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Rural Communities Are Already Feeling Effects Of Climate Change, But A Climate Activist Says It's Not Too Late

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Reid R. Frazier
/
The Allegheny Front

On today’s program: A Greene County climate activist says holding state and federal leaders accountable for supporting the transition away from fossil fuels is necessary to avoid the worst effects of climate change; the nonprofit behind new data visualizations for the state’s prison and parole population hopes it’s work improves criminal justice outcomes; and the executive director of the Tull Family Theater reflects on how the organization has weathered the pandemic, and how they’re staying optimistic despite rising COVID-19 cases.

Rural municipalities need state, federal support to combat the effects of oil and gas drilling, says one environmental advocate
(0:00 - 8:25)

Increases in carbon dioxide in the atmosphere are directly tied to human activity, and the impacts of these emissions are being experienced all over the globe.

These are among the findings from the most recent report from the U.N. Intergovernmental Panel on Climate Change.

Counties and cities across the country are trying to navigate competing interests to address the growing threat of global warming, but in rural communities, particularly in southwestern Pennsylvania, entire towns are built around coal production or fossil fuels, and there aren’t deep wells of money to address emissions.

“When we hear a report like this, the initial question is not surprising, that there are real consequences to extracting these resources and burning them,” says Veronica Coptis, the executive director of the Center for Coalfield Justice. “But what is our government and our political leaders going to do to make sure the resources are there to clean up the mess left behind, be more climate resilient, and transition our economies to be diversified and sustainable?”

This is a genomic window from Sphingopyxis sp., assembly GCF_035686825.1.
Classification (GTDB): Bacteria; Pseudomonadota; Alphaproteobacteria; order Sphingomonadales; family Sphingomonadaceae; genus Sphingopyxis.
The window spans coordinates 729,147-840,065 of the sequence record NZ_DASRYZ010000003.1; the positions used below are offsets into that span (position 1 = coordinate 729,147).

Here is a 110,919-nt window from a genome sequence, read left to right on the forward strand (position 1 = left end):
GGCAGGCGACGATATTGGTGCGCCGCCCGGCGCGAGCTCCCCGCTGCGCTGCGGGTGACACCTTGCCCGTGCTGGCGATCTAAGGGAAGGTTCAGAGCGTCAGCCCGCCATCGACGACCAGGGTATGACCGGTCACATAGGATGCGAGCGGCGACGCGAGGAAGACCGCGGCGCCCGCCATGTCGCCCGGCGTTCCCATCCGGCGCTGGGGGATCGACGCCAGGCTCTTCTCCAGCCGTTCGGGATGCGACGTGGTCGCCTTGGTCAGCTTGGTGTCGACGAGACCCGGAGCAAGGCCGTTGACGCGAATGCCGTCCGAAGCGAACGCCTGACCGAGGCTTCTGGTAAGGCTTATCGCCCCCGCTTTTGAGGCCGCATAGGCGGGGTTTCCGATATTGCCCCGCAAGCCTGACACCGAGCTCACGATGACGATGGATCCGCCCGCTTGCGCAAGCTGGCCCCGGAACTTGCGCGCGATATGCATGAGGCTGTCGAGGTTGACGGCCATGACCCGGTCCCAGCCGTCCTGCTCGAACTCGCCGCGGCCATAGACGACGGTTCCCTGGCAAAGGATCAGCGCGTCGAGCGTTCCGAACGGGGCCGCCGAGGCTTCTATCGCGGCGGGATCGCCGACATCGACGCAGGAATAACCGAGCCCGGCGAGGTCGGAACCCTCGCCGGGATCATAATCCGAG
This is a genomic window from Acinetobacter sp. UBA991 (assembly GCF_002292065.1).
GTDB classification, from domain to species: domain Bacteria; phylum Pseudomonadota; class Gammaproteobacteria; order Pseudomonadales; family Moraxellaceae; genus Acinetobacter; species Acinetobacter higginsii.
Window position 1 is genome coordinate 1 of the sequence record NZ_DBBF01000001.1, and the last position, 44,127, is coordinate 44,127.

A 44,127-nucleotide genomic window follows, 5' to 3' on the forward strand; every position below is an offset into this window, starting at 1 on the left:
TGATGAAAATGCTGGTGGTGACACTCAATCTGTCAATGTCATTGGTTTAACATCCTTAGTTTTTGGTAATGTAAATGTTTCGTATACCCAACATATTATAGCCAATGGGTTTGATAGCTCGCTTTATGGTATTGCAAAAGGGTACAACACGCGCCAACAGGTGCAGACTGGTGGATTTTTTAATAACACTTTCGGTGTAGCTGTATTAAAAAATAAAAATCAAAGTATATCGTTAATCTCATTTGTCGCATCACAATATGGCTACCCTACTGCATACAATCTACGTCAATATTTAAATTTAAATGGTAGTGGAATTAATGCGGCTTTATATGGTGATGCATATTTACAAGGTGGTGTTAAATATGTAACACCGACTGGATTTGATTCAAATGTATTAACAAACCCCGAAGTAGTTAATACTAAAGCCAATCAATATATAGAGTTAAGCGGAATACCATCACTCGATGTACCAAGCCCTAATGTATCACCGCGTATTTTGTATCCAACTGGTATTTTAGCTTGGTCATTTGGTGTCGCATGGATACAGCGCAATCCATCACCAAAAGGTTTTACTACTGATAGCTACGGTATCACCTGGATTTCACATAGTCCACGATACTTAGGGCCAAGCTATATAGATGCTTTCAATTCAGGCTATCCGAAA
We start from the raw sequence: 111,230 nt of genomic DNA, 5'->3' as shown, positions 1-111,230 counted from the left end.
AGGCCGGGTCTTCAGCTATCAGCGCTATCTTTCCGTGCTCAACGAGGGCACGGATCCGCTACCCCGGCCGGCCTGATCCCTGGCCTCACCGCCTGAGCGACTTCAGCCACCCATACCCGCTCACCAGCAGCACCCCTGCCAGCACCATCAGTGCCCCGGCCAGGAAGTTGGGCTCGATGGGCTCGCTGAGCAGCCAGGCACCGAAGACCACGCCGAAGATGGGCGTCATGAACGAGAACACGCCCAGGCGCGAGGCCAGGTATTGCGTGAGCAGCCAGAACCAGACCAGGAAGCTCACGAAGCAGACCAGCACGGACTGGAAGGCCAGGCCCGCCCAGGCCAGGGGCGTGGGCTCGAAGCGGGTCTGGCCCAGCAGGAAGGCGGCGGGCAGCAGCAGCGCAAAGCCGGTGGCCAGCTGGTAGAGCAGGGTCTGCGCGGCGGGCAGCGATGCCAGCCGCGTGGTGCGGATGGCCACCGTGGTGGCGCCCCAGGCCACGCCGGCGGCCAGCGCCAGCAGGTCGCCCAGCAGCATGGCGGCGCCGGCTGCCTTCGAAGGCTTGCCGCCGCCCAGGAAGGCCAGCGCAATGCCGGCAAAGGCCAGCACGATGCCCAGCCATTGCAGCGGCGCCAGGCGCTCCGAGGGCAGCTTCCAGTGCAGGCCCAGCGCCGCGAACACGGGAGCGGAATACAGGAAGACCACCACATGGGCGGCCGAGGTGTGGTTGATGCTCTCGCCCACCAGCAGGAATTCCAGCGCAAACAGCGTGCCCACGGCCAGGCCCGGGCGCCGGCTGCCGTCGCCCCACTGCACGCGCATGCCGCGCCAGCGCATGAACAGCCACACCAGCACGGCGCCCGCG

Coptis says residents and local leaders are increasingly calling on state and federal governments to give them support.

“There are initiatives already happening that can help invest in our infrastructure,” says Coptis.

She cites President Joe Biden’s Build Back Better plan, which in part, aims to distribute $300 billion of grant money to support communities.

“It is unrealistic to expect these communities to be able to handle the abrupt economic change on their own, but it is the responsibility of the people who are leading our country to invest in our local leaders, to drive the change that we need forward,” says Coptis.

New Department of Corrections data dashboard shows parole and incarcerated populations by demographic
(8:31 - 15:30) 

Pennsylvania’s new database allows users to explore and better understand the rate of incarceration and parole across the Department of Corrections. Gov. Tom Wolf said this improved information sharing can help create a more fair corrections system.

The company that helped create the dashboard is a non-profit called Recidiviz.

“You can look at this racial disparity data all the way back in time, you can look at the prison and parole data sliced by any number of things that you’re interested in, but the other thing that’s different is that this data will be refreshed weekly,” says Clementine Jacoby, the executive director of Recidiviz.

Jacoby says although the commonwealth has been fairly “data forward,” the new dashboard Recidiviz created includes information and more ability to explore.

“What Pennsylvania wanted to do with this dashboard is not just give people the data, but contextualize it,” says Jacoby.

She says other common problems with criminal justice data is it’s often reported “at a lag,” a year or more after it’s collected, and presented in a format that’s not very friendly for the public to understand.

“It’s wild that you or I could go to the App Store and spend 99 cents getting a very slick mobile experience, and the government and institutions that we really care about have to spend $9 million and wait nine years to get delivered a piece of software that is sort of a garbage fire on delivery,” says Jacoby.